As I am working on my new feature branch, it is a good idea to commit often. This allows me to move forward without fear that if something goes wrong, or you have to back out for some reason, I don't lose too much work. Think of committing like that save button habit you have so well programed into you.
Each commit also tells a little bit about what I just worked on. That's important when other devs on the team are reviewing my code. It's better to have more commits with messages that explain the step versus one large commit that glosses over important details.
As I am creating changes in my project, these are all unseated updates. With each commit there most likely will be additions, and there will also be deletions from time to time. To get a baring of the updates I have made, lets get the status.
$ git status
This command will give you a list of all the updated, added and deleted files.
To add files, I can add them individually or I can add all at once. From the root of the project I can use:
$ git add .
In order to remove deleted files from the version control, I can again either remove individually or from the root address them all like so:
$ git add -u
I'm lazy, I don't want to think, so the following command I make heavy use of to address all additions and deletions.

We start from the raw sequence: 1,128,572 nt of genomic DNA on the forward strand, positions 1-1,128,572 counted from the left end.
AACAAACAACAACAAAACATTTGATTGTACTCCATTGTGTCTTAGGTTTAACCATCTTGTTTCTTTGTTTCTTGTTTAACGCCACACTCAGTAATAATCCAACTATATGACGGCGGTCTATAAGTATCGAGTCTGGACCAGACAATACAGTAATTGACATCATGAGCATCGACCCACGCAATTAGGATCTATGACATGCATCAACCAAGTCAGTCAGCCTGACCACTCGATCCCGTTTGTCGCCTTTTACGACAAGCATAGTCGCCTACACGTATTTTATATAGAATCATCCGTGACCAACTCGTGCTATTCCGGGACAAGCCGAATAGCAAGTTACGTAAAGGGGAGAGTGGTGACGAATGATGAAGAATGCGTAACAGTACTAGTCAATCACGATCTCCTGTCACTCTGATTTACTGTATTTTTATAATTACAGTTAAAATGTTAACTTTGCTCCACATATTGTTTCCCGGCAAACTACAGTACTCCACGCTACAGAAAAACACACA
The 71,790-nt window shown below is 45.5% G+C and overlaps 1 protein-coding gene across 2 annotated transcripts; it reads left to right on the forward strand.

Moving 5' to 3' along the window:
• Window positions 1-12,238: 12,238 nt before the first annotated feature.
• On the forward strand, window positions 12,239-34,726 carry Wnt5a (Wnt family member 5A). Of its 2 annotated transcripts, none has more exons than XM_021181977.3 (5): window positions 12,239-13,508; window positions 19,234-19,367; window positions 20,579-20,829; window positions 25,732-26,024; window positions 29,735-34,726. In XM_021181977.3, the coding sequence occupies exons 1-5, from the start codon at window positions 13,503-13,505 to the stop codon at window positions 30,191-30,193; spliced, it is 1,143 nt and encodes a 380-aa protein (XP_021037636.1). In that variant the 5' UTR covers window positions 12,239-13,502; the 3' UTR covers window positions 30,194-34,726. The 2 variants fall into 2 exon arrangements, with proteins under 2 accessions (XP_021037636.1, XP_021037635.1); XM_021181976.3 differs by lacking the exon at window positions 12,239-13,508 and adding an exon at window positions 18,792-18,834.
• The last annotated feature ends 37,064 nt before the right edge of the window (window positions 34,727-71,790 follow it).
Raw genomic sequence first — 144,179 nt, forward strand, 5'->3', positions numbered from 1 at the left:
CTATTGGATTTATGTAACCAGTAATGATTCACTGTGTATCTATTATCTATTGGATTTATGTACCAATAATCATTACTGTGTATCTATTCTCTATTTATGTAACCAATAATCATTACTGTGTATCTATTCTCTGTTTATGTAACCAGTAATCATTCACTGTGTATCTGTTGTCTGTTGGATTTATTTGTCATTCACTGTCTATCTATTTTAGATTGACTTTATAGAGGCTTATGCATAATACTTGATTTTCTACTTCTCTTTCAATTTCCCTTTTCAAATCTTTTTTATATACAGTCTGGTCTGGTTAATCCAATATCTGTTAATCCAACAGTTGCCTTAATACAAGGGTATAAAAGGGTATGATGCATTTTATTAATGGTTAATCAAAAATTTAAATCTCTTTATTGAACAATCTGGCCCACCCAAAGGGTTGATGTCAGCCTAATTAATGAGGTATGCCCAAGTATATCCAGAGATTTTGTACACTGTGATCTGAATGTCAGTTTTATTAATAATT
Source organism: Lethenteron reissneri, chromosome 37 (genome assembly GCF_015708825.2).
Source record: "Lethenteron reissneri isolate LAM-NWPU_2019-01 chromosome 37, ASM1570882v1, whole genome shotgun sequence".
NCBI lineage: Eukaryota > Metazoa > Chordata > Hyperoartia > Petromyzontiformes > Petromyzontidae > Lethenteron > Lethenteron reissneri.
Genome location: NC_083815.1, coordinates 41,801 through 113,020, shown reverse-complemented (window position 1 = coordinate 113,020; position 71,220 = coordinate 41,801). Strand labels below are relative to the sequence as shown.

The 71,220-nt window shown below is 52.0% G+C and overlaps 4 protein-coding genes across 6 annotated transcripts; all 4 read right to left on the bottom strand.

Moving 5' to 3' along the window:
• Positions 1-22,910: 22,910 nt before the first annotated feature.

$ git add --all
All the preceding commands will stage the updates for commitment. If I run a
git status at this point, I will see my updates presented differently, typically under the heading of
Changes to be committed:. At this point, the changes are only staged and not yet committed to the branch. To commit, do the following:
$ git commit -m "a commit message in the present tense"
It is considered best to illustrate your comment in the tense that this will do something to the code. It didn't do something in the past and it won't do something in the future. The commit is doing something now.
A bad example would be:
$ git commit -m "fixed bug with login feature"
A good example would be:
$ git commit -m "update app config to address login bug"
Comments are cheap. For more on how to write expressive commit messages, read 5 Useful Tips For A Better Commit Message.